Toshiya Fujita's samurai picture is a striking combination of violence, feminism, history lesson and literary conceit, and one deserving of better attention. The slight but awe-inspiring Meiko Kaji plays Yuki Kashime, who has vowed to avenge the rape of her mother Saro. Four criminals had attacked Saro, and her schoolteacher husband, 20 years previously. After his killing, then her three-day rape and torture ordeal (here shown in a mercifully short, single sequence) and her confinement to prison for murder, she gave birth to Yuki, pledging her offspring to wreaking her revenge on those four responsible. Yuri is called Lady Snowblood "because the snow that cleanses the decay of the netherworld is fiery red, rather than pure white" - presumably reflecting the imbalance her mother's defilement has caused in this world and others.

Excerpt from VideoVista located HERE

Meiko Kaji returns in Toshiya Fujita’s invigorating sequel to his own cult hit Lady Snowblood. Our furious heroine is captured by the authorities and sentenced to death for the various killings she has committed; however, she is offered a chance of escape—if she carries out dangerous orders for the government. More politically minded than the original, Lady Snowblood: Love Song of Vengeance is full of exciting plot turns and ingenious action sequences.

Excerpt from VideoVista located HERE

Image :    NOTE: The below Blu-ray captures were taken directly from the Blu-ray disc.

The Blu-ray contains both parts 1 + 2 of Fujita's Lady Snowblood. So it's dual-layered but essentially,  represents single-layered transfer for each film. Part one looks quite thick and heavy and dull. Contrast is muddy-ish and the image is dark. Part two gets brighter with detail and contrast marginally superior. This greenish hue is probably accurate to the source used. There was no undue noise and the visuals are notably improved from their SD counterparts. This Blu-ray won't be a reference disc but does supply consistent 1080P presentations.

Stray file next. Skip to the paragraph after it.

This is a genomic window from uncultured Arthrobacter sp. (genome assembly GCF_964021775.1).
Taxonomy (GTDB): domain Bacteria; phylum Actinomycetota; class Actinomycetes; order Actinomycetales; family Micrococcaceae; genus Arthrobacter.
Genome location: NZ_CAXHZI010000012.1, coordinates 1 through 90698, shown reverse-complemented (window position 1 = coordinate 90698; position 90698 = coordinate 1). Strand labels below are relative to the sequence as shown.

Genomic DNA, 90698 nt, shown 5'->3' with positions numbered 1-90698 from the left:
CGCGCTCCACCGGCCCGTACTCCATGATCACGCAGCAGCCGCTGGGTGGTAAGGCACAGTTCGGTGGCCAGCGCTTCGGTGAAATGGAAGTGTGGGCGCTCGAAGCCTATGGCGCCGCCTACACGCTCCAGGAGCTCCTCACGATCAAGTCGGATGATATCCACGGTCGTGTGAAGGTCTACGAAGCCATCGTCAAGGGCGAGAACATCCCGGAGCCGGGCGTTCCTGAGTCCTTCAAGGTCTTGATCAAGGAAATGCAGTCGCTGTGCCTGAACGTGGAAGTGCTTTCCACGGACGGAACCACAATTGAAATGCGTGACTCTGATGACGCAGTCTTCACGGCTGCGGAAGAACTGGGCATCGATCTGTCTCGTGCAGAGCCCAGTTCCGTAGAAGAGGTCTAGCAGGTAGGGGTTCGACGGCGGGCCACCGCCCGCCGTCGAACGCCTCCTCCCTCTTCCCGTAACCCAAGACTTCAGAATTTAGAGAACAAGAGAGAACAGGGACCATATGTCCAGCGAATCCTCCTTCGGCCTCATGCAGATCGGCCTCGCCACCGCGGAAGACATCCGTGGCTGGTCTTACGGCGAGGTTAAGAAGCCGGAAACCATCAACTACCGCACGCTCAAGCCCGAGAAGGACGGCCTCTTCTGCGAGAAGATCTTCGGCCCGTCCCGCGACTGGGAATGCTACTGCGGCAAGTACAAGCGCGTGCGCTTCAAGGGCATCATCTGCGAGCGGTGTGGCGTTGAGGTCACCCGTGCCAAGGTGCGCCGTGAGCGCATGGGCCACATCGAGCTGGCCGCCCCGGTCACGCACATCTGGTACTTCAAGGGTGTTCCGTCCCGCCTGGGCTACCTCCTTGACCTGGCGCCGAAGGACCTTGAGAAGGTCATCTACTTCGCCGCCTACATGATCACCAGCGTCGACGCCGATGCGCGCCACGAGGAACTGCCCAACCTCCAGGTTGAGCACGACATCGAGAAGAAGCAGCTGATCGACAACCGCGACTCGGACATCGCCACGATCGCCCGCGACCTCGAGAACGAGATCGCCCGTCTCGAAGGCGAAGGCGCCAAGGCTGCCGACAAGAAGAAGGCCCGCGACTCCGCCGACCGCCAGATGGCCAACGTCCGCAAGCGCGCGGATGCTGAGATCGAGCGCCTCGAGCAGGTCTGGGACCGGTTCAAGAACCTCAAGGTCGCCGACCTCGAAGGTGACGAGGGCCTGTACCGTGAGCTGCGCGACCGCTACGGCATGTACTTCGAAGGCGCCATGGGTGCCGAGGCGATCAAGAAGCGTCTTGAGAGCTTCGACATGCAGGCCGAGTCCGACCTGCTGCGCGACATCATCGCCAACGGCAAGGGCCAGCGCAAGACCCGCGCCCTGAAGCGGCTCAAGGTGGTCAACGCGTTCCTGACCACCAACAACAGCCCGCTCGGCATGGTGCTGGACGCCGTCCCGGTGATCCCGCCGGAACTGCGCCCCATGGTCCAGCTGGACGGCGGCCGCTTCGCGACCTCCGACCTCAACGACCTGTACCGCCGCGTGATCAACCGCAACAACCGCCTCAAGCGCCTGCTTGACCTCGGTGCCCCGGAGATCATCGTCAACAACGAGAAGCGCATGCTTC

Wow. I can't recall a more dramatic difference in Blu-ray visuals. The Criterion is cited as a 'new 2K digital restorations of both films'. You can see the Criterion is significantly brighter - almost excessively so (occasionally losing detail), crushed blacks - it is saturated and leans towards a bluish hue. I have no idea of the original theatrical appearance but the Criterion looks much crisper to me - and it gave me significantly richer presentation - colors are exuberant (especially blood). There is slightly more information in the frame on the Criterion. Technically, they are similar - both films share a dual-layered disc. I expect some fans will appreciate the new Criterion look - it breathes some vibrant life into Lady Snowblood. I would think the preferred look might be in-between the two transfers.   

 

CLICK EACH BLU-RAY CAPTURE TO SEE ALL IMAGES IN FULL 1920X1080 RESOLUTION

 

1) Arrow - Region 'B' - Blu-ray - TOP

2) Criterion Collection - Region 'A' - Blu-ray BOTTOM

 

 

1) Arrow - Region 'B' - Blu-ray - TOP

2) Criterion Collection - Region 'A' - Blu-ray BOTTOM

 

 

1) Arrow - Region 'B' - Blu-ray - TOP

2) Criterion Collection - Region 'A' - Blu-ray BOTTOM

 

 

1) Arrow - Region 'B' - Blu-ray - TOP

2) Criterion Collection - Region 'A' - Blu-ray BOTTOM

 

 

1) Arrow - Region 'B' - Blu-ray - TOP

2) Criterion Collection - Region 'A' - Blu-ray BOTTOM

 

 

1) Arrow - Region 'B' - Blu-ray - TOP

2) Criterion Collection - Region 'A' - Blu-ray BOTTOM

 

 

1) Arrow - Region 'B' - Blu-ray - TOP

2) Criterion Collection - Region 'A' - Blu-ray BOTTOM

 

 

1) Arrow - Region 'B' - Blu-ray - TOP

2) Criterion Collection - Region 'A' - Blu-ray BOTTOM

 

 

Part 2

 

1) Arrow - Region 'B' - Blu-ray - TOP

2) Criterion Collection - Region 'A' - Blu-ray BOTTOM

 

 

1) Arrow - Region 'B' - Blu-ray - TOP